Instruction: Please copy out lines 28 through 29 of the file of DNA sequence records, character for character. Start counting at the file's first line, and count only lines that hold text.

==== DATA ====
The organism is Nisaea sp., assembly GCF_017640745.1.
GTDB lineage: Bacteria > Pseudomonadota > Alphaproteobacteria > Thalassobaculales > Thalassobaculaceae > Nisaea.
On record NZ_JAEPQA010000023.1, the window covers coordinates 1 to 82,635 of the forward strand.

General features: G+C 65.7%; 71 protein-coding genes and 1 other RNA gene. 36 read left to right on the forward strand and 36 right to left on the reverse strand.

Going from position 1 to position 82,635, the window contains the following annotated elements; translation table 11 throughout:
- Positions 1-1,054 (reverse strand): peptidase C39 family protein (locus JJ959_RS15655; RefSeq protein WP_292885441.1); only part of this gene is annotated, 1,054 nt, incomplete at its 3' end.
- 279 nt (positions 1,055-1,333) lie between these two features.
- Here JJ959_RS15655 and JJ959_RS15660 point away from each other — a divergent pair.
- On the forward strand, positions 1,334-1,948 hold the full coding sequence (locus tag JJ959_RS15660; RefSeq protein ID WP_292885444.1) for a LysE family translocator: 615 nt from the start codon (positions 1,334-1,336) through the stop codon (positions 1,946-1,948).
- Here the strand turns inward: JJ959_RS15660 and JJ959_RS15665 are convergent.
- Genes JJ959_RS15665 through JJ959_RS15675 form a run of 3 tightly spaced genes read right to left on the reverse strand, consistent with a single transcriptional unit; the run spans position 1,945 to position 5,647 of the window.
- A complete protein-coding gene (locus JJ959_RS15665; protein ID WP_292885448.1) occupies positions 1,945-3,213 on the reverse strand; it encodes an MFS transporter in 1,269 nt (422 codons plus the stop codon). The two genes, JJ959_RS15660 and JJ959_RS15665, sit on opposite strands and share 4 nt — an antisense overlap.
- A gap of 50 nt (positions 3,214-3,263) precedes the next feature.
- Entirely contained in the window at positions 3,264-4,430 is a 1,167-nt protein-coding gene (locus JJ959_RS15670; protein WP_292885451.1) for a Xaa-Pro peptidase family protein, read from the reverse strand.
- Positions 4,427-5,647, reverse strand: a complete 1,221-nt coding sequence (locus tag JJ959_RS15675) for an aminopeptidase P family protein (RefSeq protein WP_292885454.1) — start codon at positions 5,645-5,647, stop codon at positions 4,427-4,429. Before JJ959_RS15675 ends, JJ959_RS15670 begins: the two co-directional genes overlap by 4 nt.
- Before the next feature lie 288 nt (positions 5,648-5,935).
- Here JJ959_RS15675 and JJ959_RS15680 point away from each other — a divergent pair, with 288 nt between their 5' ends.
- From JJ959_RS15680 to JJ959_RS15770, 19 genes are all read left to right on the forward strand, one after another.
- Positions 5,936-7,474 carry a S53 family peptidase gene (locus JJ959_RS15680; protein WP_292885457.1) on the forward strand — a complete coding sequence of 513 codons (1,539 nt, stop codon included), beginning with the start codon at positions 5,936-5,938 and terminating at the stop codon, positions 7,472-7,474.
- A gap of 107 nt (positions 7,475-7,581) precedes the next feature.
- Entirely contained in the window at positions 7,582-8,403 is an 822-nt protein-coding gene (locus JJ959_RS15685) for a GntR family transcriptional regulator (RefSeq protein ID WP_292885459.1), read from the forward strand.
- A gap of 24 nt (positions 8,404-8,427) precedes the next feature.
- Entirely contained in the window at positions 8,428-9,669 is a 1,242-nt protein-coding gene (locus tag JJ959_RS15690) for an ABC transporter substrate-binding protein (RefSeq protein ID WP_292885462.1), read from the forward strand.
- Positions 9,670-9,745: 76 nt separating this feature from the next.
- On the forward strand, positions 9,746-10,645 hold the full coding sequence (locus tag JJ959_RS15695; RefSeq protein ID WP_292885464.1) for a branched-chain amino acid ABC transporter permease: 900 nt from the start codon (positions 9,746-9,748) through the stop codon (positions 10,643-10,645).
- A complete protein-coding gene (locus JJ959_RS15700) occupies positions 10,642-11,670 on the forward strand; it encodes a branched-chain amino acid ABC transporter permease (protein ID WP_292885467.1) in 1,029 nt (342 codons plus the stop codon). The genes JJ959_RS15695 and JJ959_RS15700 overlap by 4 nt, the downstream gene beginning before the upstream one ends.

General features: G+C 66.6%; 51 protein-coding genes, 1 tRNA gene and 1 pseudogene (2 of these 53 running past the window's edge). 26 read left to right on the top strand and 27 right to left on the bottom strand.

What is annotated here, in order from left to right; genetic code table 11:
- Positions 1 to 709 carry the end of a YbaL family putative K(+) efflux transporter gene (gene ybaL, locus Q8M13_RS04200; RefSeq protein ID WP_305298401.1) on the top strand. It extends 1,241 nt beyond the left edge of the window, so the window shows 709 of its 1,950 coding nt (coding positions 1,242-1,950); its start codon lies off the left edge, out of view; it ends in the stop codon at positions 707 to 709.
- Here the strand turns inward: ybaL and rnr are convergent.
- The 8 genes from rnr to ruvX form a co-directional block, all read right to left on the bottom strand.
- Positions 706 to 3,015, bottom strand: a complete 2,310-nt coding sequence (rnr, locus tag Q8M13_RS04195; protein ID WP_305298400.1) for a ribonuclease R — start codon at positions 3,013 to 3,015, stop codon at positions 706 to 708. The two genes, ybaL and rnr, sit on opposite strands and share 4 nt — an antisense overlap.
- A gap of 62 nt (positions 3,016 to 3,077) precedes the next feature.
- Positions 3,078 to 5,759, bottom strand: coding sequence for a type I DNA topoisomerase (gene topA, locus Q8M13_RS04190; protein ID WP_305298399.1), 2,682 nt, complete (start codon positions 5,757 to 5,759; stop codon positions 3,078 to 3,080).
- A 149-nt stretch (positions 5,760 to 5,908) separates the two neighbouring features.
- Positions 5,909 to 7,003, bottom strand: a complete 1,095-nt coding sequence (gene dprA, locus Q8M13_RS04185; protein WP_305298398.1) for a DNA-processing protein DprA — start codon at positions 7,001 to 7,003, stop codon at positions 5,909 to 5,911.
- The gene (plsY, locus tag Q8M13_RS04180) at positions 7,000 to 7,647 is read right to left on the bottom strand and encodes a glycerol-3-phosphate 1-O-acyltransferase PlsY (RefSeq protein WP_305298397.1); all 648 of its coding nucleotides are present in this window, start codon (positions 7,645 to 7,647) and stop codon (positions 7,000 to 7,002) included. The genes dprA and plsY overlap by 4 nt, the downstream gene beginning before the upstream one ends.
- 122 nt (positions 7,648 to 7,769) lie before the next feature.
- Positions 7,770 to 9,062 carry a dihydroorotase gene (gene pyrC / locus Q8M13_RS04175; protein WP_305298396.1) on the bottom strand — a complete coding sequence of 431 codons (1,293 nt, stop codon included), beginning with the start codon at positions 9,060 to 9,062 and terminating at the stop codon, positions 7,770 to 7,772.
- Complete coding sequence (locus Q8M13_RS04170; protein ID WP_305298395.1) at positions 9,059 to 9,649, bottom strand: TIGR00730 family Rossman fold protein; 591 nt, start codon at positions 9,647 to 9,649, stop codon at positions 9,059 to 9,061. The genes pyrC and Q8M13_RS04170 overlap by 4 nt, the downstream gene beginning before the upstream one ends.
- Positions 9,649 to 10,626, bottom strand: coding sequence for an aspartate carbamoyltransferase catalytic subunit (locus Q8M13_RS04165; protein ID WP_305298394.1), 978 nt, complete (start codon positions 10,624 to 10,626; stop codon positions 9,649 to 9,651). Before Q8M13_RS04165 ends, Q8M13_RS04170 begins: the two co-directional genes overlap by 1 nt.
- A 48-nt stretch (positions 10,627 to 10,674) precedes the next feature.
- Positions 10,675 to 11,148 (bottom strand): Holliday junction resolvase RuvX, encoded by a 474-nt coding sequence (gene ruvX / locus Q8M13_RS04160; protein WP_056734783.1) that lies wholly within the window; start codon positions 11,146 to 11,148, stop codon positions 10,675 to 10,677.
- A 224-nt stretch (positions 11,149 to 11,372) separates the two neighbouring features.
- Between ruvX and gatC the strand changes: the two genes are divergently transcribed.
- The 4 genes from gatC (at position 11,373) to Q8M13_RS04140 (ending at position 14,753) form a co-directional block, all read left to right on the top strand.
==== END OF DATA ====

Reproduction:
What is annotated here, in order from left to right; genetic code table 11:
- Positions 1 to 709 carry the end of a YbaL family putative K(+) efflux transporter gene (gene ybaL, locus Q8M13_RS04200; RefSeq protein ID WP_305298401.1) on the top strand. It extends 1,241 nt beyond the left edge of the window, so the window shows 709 of its 1,950 coding nt (coding positions 1,242-1,950); its start codon lies off the left edge, out of view; it ends in the stop codon at positions 707 to 709.